■ Metabolic modifications begin soon after conception and are most marked in the second half of pregnancy when fetal growth requirements increase.

■ The uterus and placenta require carbohydrate, fat, and amino acids. Carbohydrate

The placenta is freely permeable to glucose, which increases availability to fetus.

First 20 Weeks

Insulin sensitivity increases in first half of pregnancy.

■ Fasting glucose levels are lower.

■ This favors glycogen synthesis and storage, fat deposition, and amino acid transport into cells.

After 20 weeks

After 20 weeks, insulin resistance develops and plasma insulin levels rise.

■ A carbohydrate load produces a rise in plasma insulin 3 to 4 times greater than in the nonpregnant state, but glucose levels also are higher.

■ This reduces maternal utilization of glucose and induces glycogenolysis, gluconeogenesis, and maternal utilization of lipids as energy source.

■ Despite these high and prolonged rises in postprandial plasma glucose, the fasting level in late pregnancy remains less than nonpregnant levels.

Amino Acids

■ Plasma concentration of amino acids falls during pregnancy due to he-modilution.

■ Urea synthesis is reduced.


Goal in pregnancy is to increase the availability of glucose for the fetus, while the mother utilizes lipids.

Pregnancy is an anabolic state.

The optimal time to screen for glucose intolerance/ diabetes mellitus (DM) in the pregnant female is at 26 to 28 weeks' GA.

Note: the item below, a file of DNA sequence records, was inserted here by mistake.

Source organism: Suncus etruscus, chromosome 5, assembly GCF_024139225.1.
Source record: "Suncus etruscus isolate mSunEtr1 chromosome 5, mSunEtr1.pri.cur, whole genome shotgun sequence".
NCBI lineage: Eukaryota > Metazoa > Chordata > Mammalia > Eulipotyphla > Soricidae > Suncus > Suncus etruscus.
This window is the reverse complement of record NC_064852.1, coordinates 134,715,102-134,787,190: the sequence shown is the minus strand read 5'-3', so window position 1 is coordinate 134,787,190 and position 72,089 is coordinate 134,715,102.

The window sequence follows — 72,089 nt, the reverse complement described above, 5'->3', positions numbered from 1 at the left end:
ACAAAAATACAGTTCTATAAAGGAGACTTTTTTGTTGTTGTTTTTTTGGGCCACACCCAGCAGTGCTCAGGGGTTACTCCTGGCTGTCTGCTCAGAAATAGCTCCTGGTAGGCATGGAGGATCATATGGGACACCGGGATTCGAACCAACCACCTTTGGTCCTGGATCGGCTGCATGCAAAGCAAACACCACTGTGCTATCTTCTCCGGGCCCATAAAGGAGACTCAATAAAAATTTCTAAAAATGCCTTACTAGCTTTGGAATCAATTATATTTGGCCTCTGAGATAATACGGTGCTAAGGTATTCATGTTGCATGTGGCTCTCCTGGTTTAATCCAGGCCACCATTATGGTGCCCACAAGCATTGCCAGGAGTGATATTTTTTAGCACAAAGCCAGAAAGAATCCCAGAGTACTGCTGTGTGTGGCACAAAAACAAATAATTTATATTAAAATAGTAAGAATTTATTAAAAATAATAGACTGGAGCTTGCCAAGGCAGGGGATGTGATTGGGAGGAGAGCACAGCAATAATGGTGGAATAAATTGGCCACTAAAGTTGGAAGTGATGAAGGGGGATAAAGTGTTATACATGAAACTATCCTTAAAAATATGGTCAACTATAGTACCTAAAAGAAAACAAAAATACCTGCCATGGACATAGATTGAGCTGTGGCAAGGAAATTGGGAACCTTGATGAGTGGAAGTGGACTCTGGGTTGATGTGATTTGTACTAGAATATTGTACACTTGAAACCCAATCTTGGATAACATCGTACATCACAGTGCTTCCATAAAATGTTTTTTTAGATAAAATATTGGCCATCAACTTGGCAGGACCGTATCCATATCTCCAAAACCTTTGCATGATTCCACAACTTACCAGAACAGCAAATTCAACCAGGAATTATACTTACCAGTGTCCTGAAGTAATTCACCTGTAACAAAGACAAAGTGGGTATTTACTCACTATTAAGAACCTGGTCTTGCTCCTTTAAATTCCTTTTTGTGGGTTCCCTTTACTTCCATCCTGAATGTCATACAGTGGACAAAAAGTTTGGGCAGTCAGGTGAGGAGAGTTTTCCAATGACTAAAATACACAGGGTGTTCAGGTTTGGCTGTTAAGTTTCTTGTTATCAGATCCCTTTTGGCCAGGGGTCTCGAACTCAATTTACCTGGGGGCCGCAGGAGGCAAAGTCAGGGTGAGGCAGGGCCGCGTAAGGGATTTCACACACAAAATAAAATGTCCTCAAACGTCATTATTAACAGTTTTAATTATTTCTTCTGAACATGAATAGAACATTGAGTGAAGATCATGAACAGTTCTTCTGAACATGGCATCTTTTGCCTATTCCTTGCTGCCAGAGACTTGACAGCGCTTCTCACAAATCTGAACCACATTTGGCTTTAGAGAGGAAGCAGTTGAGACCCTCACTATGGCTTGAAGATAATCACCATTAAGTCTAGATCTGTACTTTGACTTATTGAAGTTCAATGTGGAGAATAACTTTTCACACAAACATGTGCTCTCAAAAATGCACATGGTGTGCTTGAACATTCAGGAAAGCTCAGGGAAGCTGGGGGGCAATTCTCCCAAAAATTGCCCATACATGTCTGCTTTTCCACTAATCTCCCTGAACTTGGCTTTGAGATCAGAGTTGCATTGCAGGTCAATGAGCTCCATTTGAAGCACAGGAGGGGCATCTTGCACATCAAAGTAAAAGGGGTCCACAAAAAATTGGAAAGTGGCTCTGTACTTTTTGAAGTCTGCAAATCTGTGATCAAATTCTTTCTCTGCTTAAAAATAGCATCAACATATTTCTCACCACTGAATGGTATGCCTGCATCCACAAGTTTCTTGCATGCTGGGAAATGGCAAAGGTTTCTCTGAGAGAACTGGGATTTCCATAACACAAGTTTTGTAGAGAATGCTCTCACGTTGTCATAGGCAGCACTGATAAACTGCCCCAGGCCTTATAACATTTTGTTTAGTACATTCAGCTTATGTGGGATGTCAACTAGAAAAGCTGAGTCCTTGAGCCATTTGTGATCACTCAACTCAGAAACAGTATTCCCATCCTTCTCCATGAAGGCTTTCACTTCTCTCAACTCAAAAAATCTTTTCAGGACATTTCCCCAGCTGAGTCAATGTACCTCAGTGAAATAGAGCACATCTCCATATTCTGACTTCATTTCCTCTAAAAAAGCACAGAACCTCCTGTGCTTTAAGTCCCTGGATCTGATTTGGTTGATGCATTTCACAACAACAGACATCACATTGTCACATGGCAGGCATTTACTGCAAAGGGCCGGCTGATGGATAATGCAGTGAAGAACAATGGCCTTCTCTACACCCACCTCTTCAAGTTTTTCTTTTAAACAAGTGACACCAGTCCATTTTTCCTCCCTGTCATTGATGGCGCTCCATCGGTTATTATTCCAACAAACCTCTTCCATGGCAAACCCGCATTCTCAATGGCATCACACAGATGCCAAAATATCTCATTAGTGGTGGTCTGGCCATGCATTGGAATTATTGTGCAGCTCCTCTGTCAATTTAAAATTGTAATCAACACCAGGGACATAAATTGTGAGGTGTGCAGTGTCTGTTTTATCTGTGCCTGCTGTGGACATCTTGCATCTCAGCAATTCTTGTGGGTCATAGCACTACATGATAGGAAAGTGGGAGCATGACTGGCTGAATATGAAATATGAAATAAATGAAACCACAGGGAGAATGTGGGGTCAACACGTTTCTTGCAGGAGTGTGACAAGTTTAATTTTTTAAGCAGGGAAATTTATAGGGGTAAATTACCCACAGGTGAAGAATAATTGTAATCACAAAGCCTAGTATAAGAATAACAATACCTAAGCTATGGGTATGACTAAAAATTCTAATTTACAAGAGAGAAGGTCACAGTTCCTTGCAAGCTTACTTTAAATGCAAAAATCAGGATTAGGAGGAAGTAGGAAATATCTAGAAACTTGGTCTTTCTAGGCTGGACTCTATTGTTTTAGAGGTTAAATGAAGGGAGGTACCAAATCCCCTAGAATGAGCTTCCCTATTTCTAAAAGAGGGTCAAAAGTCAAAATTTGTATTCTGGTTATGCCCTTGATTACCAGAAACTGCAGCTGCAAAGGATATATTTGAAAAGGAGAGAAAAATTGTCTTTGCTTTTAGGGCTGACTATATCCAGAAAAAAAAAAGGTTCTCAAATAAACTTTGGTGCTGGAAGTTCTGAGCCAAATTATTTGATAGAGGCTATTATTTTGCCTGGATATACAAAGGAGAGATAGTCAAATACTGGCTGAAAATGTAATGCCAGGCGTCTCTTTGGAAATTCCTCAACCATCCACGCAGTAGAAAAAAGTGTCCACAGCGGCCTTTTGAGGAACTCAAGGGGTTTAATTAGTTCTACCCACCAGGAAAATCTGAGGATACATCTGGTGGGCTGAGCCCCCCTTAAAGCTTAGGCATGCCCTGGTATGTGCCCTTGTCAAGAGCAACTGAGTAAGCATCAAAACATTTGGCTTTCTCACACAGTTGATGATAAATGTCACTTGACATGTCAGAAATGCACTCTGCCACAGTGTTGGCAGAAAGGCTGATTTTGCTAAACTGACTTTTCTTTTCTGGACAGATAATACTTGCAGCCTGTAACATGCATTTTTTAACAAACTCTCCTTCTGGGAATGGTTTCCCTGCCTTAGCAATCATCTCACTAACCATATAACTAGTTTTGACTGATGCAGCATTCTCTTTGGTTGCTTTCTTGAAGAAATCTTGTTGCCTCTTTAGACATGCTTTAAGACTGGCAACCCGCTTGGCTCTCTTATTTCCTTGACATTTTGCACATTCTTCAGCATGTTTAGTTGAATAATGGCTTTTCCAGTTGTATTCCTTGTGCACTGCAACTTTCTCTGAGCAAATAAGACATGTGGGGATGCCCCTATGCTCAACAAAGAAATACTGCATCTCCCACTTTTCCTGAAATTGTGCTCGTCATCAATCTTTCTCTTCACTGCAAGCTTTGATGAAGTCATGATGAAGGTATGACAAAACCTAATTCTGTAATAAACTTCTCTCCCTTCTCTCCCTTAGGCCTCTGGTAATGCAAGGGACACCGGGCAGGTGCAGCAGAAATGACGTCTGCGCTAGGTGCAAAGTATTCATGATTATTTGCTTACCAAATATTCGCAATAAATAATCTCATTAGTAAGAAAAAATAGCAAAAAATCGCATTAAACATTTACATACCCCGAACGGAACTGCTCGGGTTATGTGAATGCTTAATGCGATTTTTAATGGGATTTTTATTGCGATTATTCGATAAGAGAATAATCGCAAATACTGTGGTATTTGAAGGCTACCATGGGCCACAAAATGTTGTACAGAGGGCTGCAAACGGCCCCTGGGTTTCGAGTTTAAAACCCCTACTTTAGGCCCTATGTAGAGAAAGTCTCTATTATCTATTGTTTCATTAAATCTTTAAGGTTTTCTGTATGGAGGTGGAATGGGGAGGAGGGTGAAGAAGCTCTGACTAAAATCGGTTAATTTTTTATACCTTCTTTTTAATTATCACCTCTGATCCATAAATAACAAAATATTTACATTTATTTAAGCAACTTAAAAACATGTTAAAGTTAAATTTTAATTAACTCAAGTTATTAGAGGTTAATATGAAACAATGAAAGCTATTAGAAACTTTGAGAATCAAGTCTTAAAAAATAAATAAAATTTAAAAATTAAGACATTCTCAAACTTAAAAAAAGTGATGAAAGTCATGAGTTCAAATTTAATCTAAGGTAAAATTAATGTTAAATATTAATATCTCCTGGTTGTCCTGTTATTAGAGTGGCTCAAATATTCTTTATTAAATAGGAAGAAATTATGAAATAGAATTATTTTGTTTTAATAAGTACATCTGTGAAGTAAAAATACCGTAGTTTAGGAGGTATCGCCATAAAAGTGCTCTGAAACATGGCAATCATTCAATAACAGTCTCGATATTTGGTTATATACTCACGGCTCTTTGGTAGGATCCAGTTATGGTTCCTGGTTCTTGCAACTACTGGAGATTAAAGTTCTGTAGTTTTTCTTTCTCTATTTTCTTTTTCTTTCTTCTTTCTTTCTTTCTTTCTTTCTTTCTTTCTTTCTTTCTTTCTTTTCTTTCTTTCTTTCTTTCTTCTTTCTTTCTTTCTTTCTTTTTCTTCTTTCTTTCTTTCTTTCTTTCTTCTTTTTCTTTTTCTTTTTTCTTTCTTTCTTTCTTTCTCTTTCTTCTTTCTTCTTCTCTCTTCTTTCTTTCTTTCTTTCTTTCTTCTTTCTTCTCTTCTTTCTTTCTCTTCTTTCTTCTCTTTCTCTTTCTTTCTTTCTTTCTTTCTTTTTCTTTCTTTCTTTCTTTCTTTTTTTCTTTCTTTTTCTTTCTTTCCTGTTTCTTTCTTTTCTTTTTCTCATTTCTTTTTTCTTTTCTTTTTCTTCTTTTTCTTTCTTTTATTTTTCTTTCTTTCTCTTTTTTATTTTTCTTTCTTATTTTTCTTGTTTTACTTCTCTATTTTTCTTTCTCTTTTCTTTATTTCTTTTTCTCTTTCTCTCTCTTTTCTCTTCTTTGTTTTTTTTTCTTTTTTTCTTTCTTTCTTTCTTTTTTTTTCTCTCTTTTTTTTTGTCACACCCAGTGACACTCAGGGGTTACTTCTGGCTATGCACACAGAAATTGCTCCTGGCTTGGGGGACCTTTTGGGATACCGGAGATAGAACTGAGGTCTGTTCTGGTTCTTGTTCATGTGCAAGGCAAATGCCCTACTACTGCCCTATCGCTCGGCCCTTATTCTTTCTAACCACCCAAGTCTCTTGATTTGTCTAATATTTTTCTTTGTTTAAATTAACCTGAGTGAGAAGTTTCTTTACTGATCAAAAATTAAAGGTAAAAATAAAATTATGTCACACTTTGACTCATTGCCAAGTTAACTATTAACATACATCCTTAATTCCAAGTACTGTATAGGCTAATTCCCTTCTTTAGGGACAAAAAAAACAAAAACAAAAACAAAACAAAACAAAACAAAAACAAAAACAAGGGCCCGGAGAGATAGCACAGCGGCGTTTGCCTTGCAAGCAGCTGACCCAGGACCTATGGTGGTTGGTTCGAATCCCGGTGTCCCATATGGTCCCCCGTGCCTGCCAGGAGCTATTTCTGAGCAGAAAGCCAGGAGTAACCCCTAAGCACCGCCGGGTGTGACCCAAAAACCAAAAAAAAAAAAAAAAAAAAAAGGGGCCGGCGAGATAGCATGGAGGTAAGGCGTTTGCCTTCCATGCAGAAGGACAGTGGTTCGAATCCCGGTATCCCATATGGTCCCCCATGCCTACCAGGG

■ All lipid levels are raised, with the greatest increases being in the triglyceride-rich component.

■ Lipids cross the placenta.

■ Hyperlipidemia of pregnancy is not atherogenic, but may unmask a pathologic hyperlipidemia.

■ Early in pregnancy, fat is deposited.

■ By midpregnancy, fat is the primary source of maternal energy.

■ Postpartum, lipid levels return to normal.


■ There is an increased turnover of cholesterol from lipoproteins, creating an increased supply to most tissues and increased supply for steroid production.

■ Total cholesterol is raised postpartum in all mothers, but can be reduced by dieting after delivery.

Triglycerides, very low-density lipoprotein (VLDL), low-density lipoprotein (LDL), and high-density lipoprotein (HDL) increase during pregnancy.

Normal pregnancy is a hyperlipemic, as well as a glucosuric, state.

The increase in cholesterol excretion results in increased risk of gallstones.

Drugs/Other Substances

■ Plasma levels of phenytoin fall during pregnancy.

■ The half-life of caffeine is doubled.

■ Antibiotics are cleared more rapidly by the kidney.

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